Lovingly referred to as the ‘Museum City of Cuba,’ Trinidad provides a perfectly preserved window into the country’s storied past. And with imminent change on the horizon, there is no better time than now to go explore the most beautiful colonial city in Cuba.
The legendary cities of Cuba are bursting with authentic character and charm, but as I wandered along the cobblestone streets of Trinidad, past pastel-coloured colonial buildings with red-tiled rooftops and horse drawn carts, it was clear why this town is a favourite among photographers. To say Trinidad is photogenic is an understatement!
In the charming Plaza Mayor, the golden-hued Iglesia Parroquial de la Santisima Trinidad stands proud with the imposing tower of St. Francis of Assisi in the background. Stroll beyond the main square to discover galleries, paladares (family-run restaurants), bars (try their local beer, Bruja) and outdoor markets selling an array of handcrafted goods. I especially admired the talent of a young Cuban who made unique wooden cigar cases, many with “El Che” depicted on them.
Founded by the Spaniards in 1514, Trinidad was declared a UNESCO World Heritage City in 1988. It is home to many beautiful mansions and small palaces, relics from the wealthy plantation owners who once dominated the sugar trade. Today, they house cultural and government offices. At the Palacio Cantero (the Trinidad General Municipal Museum) that once belonged to plantation owner Justo Germán Cantero, I climbed its bell tower that led to panoramic views of the city with the jutting tower of St. Francis of Assisi surrounded by the emerald Escambray mountains and the Caribbean Sea.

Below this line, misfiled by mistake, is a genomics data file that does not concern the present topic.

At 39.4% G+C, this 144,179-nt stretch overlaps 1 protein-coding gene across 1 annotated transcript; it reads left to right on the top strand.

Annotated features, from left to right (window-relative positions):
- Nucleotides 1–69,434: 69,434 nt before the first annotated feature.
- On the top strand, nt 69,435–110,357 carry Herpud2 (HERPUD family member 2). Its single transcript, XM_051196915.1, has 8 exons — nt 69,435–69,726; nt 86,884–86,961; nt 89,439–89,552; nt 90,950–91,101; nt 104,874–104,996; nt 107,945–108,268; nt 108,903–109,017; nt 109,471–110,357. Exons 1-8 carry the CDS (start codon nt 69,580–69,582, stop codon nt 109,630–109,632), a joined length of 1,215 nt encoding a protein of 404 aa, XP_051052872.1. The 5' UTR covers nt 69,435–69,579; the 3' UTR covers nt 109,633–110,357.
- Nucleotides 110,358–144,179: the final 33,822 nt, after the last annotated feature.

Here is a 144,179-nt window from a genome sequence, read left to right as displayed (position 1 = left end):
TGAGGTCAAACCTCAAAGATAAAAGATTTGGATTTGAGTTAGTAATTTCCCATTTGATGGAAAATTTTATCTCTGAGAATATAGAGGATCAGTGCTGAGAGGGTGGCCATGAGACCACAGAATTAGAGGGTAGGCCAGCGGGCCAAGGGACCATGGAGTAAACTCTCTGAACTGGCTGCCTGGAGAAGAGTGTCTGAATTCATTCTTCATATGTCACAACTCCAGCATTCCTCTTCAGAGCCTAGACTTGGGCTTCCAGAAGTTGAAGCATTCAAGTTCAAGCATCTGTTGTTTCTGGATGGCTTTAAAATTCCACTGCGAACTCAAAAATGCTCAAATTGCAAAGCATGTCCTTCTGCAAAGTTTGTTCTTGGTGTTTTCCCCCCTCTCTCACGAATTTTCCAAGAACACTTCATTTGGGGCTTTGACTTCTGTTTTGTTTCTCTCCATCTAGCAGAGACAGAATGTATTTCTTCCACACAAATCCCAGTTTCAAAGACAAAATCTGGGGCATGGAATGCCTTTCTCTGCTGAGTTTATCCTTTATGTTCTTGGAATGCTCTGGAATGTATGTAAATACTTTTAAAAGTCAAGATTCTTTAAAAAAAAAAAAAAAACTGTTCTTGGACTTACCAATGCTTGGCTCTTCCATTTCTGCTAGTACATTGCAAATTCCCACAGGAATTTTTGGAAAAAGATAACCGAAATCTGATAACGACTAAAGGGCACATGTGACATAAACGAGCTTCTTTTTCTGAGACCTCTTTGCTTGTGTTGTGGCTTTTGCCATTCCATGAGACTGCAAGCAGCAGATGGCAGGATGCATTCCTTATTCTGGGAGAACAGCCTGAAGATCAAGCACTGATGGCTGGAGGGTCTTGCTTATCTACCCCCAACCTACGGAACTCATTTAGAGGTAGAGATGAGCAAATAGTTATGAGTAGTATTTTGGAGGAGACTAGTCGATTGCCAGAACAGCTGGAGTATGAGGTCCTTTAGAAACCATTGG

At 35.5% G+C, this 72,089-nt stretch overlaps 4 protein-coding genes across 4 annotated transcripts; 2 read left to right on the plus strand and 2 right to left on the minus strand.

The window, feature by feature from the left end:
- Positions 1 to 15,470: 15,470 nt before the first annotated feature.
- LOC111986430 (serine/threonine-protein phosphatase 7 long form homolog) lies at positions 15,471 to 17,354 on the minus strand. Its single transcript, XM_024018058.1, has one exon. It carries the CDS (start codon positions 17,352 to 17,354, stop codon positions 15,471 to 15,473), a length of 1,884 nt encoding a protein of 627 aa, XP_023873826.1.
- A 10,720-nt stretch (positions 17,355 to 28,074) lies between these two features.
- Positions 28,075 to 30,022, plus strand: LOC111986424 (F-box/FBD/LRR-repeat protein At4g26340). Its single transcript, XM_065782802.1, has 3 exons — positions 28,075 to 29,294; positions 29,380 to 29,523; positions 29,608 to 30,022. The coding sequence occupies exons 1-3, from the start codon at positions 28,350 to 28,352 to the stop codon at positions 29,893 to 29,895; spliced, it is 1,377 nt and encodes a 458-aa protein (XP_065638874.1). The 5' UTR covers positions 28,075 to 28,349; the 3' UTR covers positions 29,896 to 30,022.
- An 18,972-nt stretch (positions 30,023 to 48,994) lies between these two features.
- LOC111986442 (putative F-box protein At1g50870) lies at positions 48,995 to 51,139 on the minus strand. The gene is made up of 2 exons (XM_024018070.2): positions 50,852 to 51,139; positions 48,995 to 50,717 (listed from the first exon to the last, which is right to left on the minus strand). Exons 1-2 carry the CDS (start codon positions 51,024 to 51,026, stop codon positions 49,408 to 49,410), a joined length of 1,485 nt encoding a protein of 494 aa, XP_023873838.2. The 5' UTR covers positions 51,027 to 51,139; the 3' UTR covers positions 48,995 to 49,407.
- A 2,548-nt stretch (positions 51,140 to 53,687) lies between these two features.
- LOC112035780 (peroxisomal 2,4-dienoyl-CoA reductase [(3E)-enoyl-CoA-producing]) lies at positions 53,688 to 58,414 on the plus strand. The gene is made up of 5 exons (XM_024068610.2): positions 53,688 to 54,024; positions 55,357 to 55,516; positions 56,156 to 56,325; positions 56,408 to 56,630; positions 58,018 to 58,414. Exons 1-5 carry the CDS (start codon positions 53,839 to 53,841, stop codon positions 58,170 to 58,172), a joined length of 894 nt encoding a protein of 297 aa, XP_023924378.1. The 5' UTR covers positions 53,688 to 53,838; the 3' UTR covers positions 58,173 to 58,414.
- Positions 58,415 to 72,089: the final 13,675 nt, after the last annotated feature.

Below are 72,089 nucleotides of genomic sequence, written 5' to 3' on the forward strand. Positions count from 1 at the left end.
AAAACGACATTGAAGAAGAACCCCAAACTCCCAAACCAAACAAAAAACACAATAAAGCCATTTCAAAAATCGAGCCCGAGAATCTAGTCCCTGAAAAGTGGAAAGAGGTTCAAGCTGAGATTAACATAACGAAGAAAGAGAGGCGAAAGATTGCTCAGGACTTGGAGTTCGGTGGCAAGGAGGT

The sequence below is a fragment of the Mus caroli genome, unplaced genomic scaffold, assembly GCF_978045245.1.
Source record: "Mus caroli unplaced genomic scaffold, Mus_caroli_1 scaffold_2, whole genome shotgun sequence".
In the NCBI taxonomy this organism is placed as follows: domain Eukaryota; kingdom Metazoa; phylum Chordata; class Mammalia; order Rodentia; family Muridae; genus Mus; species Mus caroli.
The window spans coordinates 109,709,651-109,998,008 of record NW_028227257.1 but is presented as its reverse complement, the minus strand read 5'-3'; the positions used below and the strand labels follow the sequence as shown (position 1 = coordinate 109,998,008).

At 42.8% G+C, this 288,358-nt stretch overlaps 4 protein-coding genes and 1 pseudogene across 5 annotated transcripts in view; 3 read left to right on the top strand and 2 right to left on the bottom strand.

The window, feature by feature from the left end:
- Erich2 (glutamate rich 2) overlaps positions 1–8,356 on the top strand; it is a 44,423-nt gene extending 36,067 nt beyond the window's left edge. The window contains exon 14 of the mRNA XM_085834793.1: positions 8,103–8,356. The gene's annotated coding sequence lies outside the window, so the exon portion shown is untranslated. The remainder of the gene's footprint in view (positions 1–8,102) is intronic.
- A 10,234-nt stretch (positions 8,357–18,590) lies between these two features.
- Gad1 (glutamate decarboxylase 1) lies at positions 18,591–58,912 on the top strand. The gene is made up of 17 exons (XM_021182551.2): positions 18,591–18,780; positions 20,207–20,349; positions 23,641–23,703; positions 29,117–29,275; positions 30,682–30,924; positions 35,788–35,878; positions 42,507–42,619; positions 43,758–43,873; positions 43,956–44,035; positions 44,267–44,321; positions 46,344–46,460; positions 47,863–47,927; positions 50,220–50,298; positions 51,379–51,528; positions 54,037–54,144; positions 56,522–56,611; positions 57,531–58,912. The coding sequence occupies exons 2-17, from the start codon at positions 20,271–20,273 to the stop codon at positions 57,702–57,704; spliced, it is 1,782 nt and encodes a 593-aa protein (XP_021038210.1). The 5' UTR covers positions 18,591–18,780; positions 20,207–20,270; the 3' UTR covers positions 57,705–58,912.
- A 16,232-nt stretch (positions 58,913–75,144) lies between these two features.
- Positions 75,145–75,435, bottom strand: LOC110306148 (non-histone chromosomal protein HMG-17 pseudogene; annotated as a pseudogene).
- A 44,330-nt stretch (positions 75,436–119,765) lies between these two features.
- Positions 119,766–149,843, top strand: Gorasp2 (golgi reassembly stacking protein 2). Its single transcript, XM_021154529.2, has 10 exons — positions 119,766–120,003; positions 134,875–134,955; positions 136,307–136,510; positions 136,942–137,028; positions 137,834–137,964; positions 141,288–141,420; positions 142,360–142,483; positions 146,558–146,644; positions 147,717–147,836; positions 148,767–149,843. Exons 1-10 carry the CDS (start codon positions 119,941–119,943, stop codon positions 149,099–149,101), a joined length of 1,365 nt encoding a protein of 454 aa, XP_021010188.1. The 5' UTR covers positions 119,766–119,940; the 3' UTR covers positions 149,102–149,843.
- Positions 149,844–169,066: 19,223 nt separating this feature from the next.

This is the land of sugar plantations. In the early 19th-century there were 56 plantations outside the city, where I headed out to visit the Manaca Iznaga Tower. The pathway that leads to the tower is lined with vendors selling the most beautifully handcrafted table cloths, purses and clothing. After admiring their handiwork, I climbed the 137 steps to the top of the tower that once served as the lookout point for slave owners to keep watch over their sugarcane fields. Thankfully, it now serves as a lovely belvedere from which to take in glorious views over the Iznaga Valley.
While I did not stay overnight in Trinidad, I would suggest the 5 star Grand Hotel Iberostar where I enjoyed a delicious lunch. The 40-room boutique-style property operates at full capacity, so book quickly. If you prefer a more authentic option, then book a casas particulares – private rooms in Cuban homes where you can truly experience Cuba like a local. Whether you choose to stay overnight or embark on an excursion for the day, take some time to explore the ‘time-capsule’ beauty of Trinidad.
For more information, visit www.gocuba.ca.
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